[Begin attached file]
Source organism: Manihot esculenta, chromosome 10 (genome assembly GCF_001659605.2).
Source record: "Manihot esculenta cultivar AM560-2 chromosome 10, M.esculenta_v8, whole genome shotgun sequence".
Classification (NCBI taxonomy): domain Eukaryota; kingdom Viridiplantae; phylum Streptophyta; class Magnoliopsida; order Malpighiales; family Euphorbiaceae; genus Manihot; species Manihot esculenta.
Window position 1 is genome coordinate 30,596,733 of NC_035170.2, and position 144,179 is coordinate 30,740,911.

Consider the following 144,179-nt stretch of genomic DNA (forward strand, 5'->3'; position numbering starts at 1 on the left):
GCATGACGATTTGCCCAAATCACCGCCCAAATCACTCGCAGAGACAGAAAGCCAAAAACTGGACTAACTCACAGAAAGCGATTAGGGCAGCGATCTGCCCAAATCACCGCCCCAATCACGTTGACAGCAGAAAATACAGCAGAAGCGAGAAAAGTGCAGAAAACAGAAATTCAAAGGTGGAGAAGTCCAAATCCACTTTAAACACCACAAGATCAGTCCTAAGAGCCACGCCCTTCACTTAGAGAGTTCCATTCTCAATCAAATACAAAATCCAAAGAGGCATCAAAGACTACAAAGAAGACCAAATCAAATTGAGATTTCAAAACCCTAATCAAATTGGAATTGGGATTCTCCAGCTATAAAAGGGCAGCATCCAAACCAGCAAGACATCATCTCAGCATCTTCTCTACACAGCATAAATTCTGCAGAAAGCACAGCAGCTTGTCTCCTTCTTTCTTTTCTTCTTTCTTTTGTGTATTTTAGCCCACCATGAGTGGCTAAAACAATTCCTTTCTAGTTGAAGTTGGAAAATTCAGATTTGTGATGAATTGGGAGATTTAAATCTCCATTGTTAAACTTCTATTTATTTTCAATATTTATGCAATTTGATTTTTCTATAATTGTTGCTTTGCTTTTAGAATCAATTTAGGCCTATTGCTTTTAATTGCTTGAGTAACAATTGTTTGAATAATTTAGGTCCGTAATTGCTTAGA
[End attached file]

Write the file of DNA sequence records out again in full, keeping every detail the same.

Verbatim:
Source organism: Manihot esculenta, chromosome 10 (genome assembly GCF_001659605.2).
Source record: "Manihot esculenta cultivar AM560-2 chromosome 10, M.esculenta_v8, whole genome shotgun sequence".
Classification (NCBI taxonomy): domain Eukaryota; kingdom Viridiplantae; phylum Streptophyta; class Magnoliopsida; order Malpighiales; family Euphorbiaceae; genus Manihot; species Manihot esculenta.
Window position 1 is genome coordinate 30,596,733 of NC_035170.2, and position 144,179 is coordinate 30,740,911.

Consider the following 144,179-nt stretch of genomic DNA (forward strand, 5'->3'; position numbering starts at 1 on the left):
GCATGACGATTTGCCCAAATCACCGCCCAAATCACTCGCAGAGACAGAAAGCCAAAAACTGGACTAACTCACAGAAAGCGATTAGGGCAGCGATCTGCCCAAATCACCGCCCCAATCACGTTGACAGCAGAAAATACAGCAGAAGCGAGAAAAGTGCAGAAAACAGAAATTCAAAGGTGGAGAAGTCCAAATCCACTTTAAACACCACAAGATCAGTCCTAAGAGCCACGCCCTTCACTTAGAGAGTTCCATTCTCAATCAAATACAAAATCCAAAGAGGCATCAAAGACTACAAAGAAGACCAAATCAAATTGAGATTTCAAAACCCTAATCAAATTGGAATTGGGATTCTCCAGCTATAAAAGGGCAGCATCCAAACCAGCAAGACATCATCTCAGCATCTTCTCTACACAGCATAAATTCTGCAGAAAGCACAGCAGCTTGTCTCCTTCTTTCTTTTCTTCTTTCTTTTGTGTATTTTAGCCCACCATGAGTGGCTAAAACAATTCCTTTCTAGTTGAAGTTGGAAAATTCAGATTTGTGATGAATTGGGAGATTTAAATCTCCATTGTTAAACTTCTATTTATTTTCAATATTTATGCAATTTGATTTTTCTATAATTGTTGCTTTGCTTTTAGAATCAATTTAGGCCTATTGCTTTTAATTGCTTGAGTAACAATTGTTTGAATAATTTAGGTCCGTAATTGCTTAGA